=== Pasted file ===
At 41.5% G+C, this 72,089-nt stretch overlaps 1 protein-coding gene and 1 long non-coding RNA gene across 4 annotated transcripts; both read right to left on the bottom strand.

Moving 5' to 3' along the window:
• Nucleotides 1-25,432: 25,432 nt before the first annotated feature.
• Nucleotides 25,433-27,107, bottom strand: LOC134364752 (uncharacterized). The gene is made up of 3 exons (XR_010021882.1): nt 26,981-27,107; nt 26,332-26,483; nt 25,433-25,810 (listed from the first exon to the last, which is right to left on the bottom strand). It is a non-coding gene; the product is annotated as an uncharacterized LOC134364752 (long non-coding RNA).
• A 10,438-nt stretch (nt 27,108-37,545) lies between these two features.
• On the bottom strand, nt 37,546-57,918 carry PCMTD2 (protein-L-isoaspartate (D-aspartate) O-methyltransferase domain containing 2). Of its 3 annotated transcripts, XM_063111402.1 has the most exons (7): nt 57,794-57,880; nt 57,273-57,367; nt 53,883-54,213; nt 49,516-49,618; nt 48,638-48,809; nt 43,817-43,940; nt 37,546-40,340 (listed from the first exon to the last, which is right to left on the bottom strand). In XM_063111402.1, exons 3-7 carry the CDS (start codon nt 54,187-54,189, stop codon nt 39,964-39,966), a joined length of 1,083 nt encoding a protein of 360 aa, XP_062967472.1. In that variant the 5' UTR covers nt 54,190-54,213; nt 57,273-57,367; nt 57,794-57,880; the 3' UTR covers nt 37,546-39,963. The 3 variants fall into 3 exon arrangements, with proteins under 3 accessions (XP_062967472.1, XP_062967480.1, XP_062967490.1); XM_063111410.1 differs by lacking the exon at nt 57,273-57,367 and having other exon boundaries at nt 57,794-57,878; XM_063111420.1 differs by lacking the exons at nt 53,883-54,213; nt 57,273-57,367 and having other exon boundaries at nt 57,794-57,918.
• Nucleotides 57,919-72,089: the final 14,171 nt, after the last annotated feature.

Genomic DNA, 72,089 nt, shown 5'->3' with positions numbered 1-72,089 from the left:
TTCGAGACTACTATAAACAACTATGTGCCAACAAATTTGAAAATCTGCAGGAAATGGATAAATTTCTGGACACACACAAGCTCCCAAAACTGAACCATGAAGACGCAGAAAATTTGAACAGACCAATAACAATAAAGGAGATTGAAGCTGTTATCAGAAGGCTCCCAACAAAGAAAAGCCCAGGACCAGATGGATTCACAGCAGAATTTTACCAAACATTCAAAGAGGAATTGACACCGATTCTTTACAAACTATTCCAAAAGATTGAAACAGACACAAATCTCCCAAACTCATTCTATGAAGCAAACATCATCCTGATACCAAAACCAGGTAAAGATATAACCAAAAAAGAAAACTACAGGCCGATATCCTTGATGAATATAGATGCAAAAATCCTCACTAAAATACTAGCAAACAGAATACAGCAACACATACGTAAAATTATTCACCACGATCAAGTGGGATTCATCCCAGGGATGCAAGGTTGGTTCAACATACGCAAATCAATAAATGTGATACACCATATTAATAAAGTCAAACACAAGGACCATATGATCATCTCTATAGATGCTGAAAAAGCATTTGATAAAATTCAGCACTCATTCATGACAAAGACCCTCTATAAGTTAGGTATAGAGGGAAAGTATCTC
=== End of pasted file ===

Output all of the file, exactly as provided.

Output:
At 41.5% G+C, this 72,089-nt stretch overlaps 1 protein-coding gene and 1 long non-coding RNA gene across 4 annotated transcripts; both read right to left on the bottom strand.

Moving 5' to 3' along the window:
• Nucleotides 1-25,432: 25,432 nt before the first annotated feature.
• Nucleotides 25,433-27,107, bottom strand: LOC134364752 (uncharacterized). The gene is made up of 3 exons (XR_010021882.1): nt 26,981-27,107; nt 26,332-26,483; nt 25,433-25,810 (listed from the first exon to the last, which is right to left on the bottom strand). It is a non-coding gene; the product is annotated as an uncharacterized LOC134364752 (long non-coding RNA).
• A 10,438-nt stretch (nt 27,108-37,545) lies between these two features.
• On the bottom strand, nt 37,546-57,918 carry PCMTD2 (protein-L-isoaspartate (D-aspartate) O-methyltransferase domain containing 2). Of its 3 annotated transcripts, XM_063111402.1 has the most exons (7): nt 57,794-57,880; nt 57,273-57,367; nt 53,883-54,213; nt 49,516-49,618; nt 48,638-48,809; nt 43,817-43,940; nt 37,546-40,340 (listed from the first exon to the last, which is right to left on the bottom strand). In XM_063111402.1, exons 3-7 carry the CDS (start codon nt 54,187-54,189, stop codon nt 39,964-39,966), a joined length of 1,083 nt encoding a protein of 360 aa, XP_062967472.1. In that variant the 5' UTR covers nt 54,190-54,213; nt 57,273-57,367; nt 57,794-57,880; the 3' UTR covers nt 37,546-39,963. The 3 variants fall into 3 exon arrangements, with proteins under 3 accessions (XP_062967472.1, XP_062967480.1, XP_062967490.1); XM_063111410.1 differs by lacking the exon at nt 57,273-57,367 and having other exon boundaries at nt 57,794-57,878; XM_063111420.1 differs by lacking the exons at nt 53,883-54,213; nt 57,273-57,367 and having other exon boundaries at nt 57,794-57,918.
• Nucleotides 57,919-72,089: the final 14,171 nt, after the last annotated feature.

Genomic DNA, 72,089 nt, shown 5'->3' with positions numbered 1-72,089 from the left:
TTCGAGACTACTATAAACAACTATGTGCCAACAAATTTGAAAATCTGCAGGAAATGGATAAATTTCTGGACACACACAAGCTCCCAAAACTGAACCATGAAGACGCAGAAAATTTGAACAGACCAATAACAATAAAGGAGATTGAAGCTGTTATCAGAAGGCTCCCAACAAAGAAAAGCCCAGGACCAGATGGATTCACAGCAGAATTTTACCAAACATTCAAAGAGGAATTGACACCGATTCTTTACAAACTATTCCAAAAGATTGAAACAGACACAAATCTCCCAAACTCATTCTATGAAGCAAACATCATCCTGATACCAAAACCAGGTAAAGATATAACCAAAAAAGAAAACTACAGGCCGATATCCTTGATGAATATAGATGCAAAAATCCTCACTAAAATACTAGCAAACAGAATACAGCAACACATACGTAAAATTATTCACCACGATCAAGTGGGATTCATCCCAGGGATGCAAGGTTGGTTCAACATACGCAAATCAATAAATGTGATACACCATATTAATAAAGTCAAACACAAGGACCATATGATCATCTCTATAGATGCTGAAAAAGCATTTGATAAAATTCAGCACTCATTCATGACAAAGACCCTCTATAAGTTAGGTATAGAGGGAAAGTATCTC